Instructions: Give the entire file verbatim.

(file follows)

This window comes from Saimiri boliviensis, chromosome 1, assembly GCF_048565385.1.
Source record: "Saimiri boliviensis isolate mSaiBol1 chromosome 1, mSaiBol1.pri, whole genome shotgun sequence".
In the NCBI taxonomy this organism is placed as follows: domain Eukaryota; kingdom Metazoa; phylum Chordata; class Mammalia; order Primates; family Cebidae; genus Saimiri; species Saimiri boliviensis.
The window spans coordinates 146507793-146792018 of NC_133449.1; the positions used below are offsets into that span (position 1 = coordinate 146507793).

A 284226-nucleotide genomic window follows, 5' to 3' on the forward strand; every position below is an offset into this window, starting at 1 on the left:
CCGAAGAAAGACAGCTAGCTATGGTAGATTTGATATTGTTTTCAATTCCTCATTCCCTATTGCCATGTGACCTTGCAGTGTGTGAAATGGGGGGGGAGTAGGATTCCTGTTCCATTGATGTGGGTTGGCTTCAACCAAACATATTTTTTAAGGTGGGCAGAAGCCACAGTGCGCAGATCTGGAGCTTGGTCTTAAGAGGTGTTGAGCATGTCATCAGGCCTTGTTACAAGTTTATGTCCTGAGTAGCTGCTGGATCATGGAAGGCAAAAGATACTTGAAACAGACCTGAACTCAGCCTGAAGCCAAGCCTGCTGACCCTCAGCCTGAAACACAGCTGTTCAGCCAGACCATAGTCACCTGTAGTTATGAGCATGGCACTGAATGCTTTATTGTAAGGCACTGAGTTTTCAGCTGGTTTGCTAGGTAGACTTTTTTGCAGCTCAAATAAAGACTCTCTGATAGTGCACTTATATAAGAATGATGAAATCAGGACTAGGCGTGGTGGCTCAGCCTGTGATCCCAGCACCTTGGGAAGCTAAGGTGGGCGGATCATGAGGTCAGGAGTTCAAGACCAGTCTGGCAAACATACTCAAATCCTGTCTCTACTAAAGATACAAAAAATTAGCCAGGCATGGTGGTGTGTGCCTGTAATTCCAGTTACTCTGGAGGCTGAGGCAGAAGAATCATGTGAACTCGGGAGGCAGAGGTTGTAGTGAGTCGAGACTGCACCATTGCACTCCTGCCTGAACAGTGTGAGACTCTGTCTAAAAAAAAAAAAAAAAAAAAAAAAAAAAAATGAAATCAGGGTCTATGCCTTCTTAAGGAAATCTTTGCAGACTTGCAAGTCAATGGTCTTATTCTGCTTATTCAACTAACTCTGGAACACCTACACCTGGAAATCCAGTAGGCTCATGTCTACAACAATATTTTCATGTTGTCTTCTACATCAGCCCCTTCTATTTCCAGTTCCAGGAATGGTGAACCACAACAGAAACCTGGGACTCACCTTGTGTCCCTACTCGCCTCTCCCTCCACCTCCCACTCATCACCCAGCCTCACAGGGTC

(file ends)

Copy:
This window comes from Saimiri boliviensis, chromosome 1, assembly GCF_048565385.1.
Source record: "Saimiri boliviensis isolate mSaiBol1 chromosome 1, mSaiBol1.pri, whole genome shotgun sequence".
In the NCBI taxonomy this organism is placed as follows: domain Eukaryota; kingdom Metazoa; phylum Chordata; class Mammalia; order Primates; family Cebidae; genus Saimiri; species Saimiri boliviensis.
The window spans coordinates 146507793-146792018 of NC_133449.1; the positions used below are offsets into that span (position 1 = coordinate 146507793).

A 284226-nucleotide genomic window follows, 5' to 3' on the forward strand; every position below is an offset into this window, starting at 1 on the left:
CCGAAGAAAGACAGCTAGCTATGGTAGATTTGATATTGTTTTCAATTCCTCATTCCCTATTGCCATGTGACCTTGCAGTGTGTGAAATGGGGGGGGAGTAGGATTCCTGTTCCATTGATGTGGGTTGGCTTCAACCAAACATATTTTTTAAGGTGGGCAGAAGCCACAGTGCGCAGATCTGGAGCTTGGTCTTAAGAGGTGTTGAGCATGTCATCAGGCCTTGTTACAAGTTTATGTCCTGAGTAGCTGCTGGATCATGGAAGGCAAAAGATACTTGAAACAGACCTGAACTCAGCCTGAAGCCAAGCCTGCTGACCCTCAGCCTGAAACACAGCTGTTCAGCCAGACCATAGTCACCTGTAGTTATGAGCATGGCACTGAATGCTTTATTGTAAGGCACTGAGTTTTCAGCTGGTTTGCTAGGTAGACTTTTTTGCAGCTCAAATAAAGACTCTCTGATAGTGCACTTATATAAGAATGATGAAATCAGGACTAGGCGTGGTGGCTCAGCCTGTGATCCCAGCACCTTGGGAAGCTAAGGTGGGCGGATCATGAGGTCAGGAGTTCAAGACCAGTCTGGCAAACATACTCAAATCCTGTCTCTACTAAAGATACAAAAAATTAGCCAGGCATGGTGGTGTGTGCCTGTAATTCCAGTTACTCTGGAGGCTGAGGCAGAAGAATCATGTGAACTCGGGAGGCAGAGGTTGTAGTGAGTCGAGACTGCACCATTGCACTCCTGCCTGAACAGTGTGAGACTCTGTCTAAAAAAAAAAAAAAAAAAAAAAAAAAAAAATGAAATCAGGGTCTATGCCTTCTTAAGGAAATCTTTGCAGACTTGCAAGTCAATGGTCTTATTCTGCTTATTCAACTAACTCTGGAACACCTACACCTGGAAATCCAGTAGGCTCATGTCTACAACAATATTTTCATGTTGTCTTCTACATCAGCCCCTTCTATTTCCAGTTCCAGGAATGGTGAACCACAACAGAAACCTGGGACTCACCTTGTGTCCCTACTCGCCTCTCCCTCCACCTCCCACTCATCACCCAGCCTCACAGGGTC